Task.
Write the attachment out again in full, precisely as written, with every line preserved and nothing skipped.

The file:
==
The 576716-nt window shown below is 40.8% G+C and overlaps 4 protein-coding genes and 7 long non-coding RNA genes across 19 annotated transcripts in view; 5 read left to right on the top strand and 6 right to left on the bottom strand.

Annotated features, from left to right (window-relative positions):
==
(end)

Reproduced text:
The 576716-nt window shown below is 40.8% G+C and overlaps 4 protein-coding genes and 7 long non-coding RNA genes across 19 annotated transcripts in view; 5 read left to right on the top strand and 6 right to left on the bottom strand.

Annotated features, from left to right (window-relative positions):